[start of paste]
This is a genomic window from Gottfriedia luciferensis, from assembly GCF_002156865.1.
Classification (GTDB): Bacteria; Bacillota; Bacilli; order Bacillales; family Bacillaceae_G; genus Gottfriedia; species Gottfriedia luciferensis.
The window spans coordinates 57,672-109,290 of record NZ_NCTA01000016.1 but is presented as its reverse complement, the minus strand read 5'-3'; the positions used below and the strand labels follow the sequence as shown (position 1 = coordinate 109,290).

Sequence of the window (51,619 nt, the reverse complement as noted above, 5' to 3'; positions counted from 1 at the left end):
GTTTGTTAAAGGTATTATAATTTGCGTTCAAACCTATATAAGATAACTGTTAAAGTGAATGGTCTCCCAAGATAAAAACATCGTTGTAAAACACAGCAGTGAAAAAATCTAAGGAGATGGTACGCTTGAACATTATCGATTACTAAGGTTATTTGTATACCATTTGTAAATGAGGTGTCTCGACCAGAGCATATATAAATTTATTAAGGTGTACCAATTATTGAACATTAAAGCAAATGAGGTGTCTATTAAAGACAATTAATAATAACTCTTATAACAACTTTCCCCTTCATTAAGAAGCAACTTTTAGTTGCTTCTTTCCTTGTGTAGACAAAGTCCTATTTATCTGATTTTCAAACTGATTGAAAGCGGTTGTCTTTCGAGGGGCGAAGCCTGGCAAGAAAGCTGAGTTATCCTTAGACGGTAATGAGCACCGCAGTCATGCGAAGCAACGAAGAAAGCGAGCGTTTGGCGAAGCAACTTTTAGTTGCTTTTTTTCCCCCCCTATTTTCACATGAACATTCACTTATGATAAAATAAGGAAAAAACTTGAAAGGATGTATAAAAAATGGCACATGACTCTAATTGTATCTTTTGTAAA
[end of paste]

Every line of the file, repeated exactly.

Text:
This is a genomic window from Gottfriedia luciferensis, from assembly GCF_002156865.1.
Classification (GTDB): Bacteria; Bacillota; Bacilli; order Bacillales; family Bacillaceae_G; genus Gottfriedia; species Gottfriedia luciferensis.
The window spans coordinates 57,672-109,290 of record NZ_NCTA01000016.1 but is presented as its reverse complement, the minus strand read 5'-3'; the positions used below and the strand labels follow the sequence as shown (position 1 = coordinate 109,290).

Sequence of the window (51,619 nt, the reverse complement as noted above, 5' to 3'; positions counted from 1 at the left end):
GTTTGTTAAAGGTATTATAATTTGCGTTCAAACCTATATAAGATAACTGTTAAAGTGAATGGTCTCCCAAGATAAAAACATCGTTGTAAAACACAGCAGTGAAAAAATCTAAGGAGATGGTACGCTTGAACATTATCGATTACTAAGGTTATTTGTATACCATTTGTAAATGAGGTGTCTCGACCAGAGCATATATAAATTTATTAAGGTGTACCAATTATTGAACATTAAAGCAAATGAGGTGTCTATTAAAGACAATTAATAATAACTCTTATAACAACTTTCCCCTTCATTAAGAAGCAACTTTTAGTTGCTTCTTTCCTTGTGTAGACAAAGTCCTATTTATCTGATTTTCAAACTGATTGAAAGCGGTTGTCTTTCGAGGGGCGAAGCCTGGCAAGAAAGCTGAGTTATCCTTAGACGGTAATGAGCACCGCAGTCATGCGAAGCAACGAAGAAAGCGAGCGTTTGGCGAAGCAACTTTTAGTTGCTTTTTTTCCCCCCCTATTTTCACATGAACATTCACTTATGATAAAATAAGGAAAAAACTTGAAAGGATGTATAAAAAATGGCACATGACTCTAATTGTATCTTTTGTAAA